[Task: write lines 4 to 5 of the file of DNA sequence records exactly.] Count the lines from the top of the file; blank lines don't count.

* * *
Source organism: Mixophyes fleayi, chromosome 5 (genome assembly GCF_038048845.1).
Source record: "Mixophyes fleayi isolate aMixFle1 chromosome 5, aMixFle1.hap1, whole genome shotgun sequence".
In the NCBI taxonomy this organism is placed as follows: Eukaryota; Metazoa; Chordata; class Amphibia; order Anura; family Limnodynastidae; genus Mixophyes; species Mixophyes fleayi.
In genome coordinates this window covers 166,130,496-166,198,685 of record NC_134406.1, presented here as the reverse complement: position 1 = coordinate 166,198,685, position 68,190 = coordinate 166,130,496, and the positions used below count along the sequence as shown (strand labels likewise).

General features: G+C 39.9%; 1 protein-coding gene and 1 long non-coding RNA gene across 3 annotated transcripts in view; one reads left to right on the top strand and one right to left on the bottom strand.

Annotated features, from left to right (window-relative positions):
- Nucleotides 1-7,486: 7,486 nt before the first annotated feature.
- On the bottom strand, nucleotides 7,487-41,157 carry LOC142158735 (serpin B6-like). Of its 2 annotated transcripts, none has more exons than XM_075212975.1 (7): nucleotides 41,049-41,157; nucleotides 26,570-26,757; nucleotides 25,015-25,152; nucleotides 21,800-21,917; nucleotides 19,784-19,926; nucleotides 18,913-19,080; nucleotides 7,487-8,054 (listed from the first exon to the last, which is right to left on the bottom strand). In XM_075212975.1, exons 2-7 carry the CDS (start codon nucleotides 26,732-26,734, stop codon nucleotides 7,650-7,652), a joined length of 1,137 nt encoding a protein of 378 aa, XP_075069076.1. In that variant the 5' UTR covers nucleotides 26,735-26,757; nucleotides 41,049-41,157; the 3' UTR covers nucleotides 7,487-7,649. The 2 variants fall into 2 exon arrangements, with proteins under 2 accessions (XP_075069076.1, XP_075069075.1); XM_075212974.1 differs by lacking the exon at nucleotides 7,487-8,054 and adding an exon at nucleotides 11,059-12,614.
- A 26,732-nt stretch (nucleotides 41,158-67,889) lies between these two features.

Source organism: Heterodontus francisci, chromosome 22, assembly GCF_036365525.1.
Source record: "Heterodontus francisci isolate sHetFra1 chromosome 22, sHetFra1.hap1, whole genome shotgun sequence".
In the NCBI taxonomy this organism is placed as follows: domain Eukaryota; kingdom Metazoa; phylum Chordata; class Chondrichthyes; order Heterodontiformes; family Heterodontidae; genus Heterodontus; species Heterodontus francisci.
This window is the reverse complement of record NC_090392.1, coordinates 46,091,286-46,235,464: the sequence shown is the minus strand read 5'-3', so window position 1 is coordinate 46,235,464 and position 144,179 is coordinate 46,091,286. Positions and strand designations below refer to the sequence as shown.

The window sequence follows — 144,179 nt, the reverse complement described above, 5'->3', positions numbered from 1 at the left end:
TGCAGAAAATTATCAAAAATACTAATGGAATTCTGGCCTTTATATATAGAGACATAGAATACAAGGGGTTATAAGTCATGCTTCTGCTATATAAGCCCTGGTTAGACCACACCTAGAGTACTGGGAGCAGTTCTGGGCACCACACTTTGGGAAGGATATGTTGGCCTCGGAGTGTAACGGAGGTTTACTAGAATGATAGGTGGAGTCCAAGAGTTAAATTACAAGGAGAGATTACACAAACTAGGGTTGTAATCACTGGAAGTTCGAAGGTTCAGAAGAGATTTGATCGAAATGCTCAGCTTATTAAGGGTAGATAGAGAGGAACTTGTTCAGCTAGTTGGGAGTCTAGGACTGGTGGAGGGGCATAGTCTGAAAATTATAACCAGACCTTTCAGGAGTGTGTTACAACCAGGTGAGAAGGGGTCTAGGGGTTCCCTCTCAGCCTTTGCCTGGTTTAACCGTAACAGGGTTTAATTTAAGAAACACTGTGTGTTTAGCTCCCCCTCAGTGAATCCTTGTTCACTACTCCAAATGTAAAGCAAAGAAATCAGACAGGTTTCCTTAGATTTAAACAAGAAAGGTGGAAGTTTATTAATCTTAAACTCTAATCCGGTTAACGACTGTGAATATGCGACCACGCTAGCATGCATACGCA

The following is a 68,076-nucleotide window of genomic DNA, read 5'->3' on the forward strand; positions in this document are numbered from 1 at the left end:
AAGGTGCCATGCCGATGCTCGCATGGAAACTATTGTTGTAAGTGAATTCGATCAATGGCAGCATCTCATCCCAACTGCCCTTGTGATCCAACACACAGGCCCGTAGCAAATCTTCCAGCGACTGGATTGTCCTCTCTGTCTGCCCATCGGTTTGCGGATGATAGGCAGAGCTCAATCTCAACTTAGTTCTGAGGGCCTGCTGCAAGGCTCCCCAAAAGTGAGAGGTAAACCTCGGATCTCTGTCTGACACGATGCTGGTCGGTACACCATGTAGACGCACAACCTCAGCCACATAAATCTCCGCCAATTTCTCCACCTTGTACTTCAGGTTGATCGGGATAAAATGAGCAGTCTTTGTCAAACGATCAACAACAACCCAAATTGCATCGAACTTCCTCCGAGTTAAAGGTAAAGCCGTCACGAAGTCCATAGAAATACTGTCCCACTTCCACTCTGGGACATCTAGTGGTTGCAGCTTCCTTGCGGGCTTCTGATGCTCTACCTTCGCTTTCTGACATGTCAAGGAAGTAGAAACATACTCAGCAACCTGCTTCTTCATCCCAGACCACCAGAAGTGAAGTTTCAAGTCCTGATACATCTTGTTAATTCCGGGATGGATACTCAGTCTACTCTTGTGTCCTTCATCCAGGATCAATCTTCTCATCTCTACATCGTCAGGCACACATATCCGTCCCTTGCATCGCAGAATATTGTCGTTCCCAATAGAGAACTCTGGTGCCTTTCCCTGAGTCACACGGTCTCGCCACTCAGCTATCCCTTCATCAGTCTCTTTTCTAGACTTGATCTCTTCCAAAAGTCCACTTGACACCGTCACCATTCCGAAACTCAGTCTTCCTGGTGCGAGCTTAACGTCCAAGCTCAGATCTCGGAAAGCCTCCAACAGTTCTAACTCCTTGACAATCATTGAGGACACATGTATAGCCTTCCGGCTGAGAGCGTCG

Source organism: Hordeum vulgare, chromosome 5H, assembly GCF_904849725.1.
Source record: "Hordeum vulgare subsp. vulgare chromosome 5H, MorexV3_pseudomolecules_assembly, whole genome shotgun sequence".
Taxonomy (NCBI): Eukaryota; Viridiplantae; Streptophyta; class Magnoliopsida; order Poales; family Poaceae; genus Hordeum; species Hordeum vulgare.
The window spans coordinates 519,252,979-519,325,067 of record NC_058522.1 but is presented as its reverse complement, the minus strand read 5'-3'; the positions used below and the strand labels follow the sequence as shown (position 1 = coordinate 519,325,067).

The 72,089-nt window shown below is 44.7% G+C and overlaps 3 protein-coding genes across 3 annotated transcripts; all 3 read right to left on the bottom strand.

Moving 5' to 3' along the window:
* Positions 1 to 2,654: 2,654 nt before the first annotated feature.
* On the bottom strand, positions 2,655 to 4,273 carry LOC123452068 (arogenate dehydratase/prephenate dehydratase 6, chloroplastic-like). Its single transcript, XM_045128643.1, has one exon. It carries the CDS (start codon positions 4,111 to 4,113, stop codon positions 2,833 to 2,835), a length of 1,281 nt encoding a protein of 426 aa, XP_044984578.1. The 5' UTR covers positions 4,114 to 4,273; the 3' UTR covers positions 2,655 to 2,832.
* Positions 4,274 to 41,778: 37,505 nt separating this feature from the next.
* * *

In genome coordinates this window covers 166,130,496-166,198,685 of record NC_134406.1, presented here as the reverse complement: position 1 = coordinate 166,198,685, position 68,190 = coordinate 166,130,496, and the positions used below count along the sequence as shown (strand labels likewise).

General features: G+C 39.9%; 1 protein-coding gene and 1 long non-coding RNA gene across 3 annotated transcripts in view; one reads left to right on the top strand and one right to left on the bottom strand.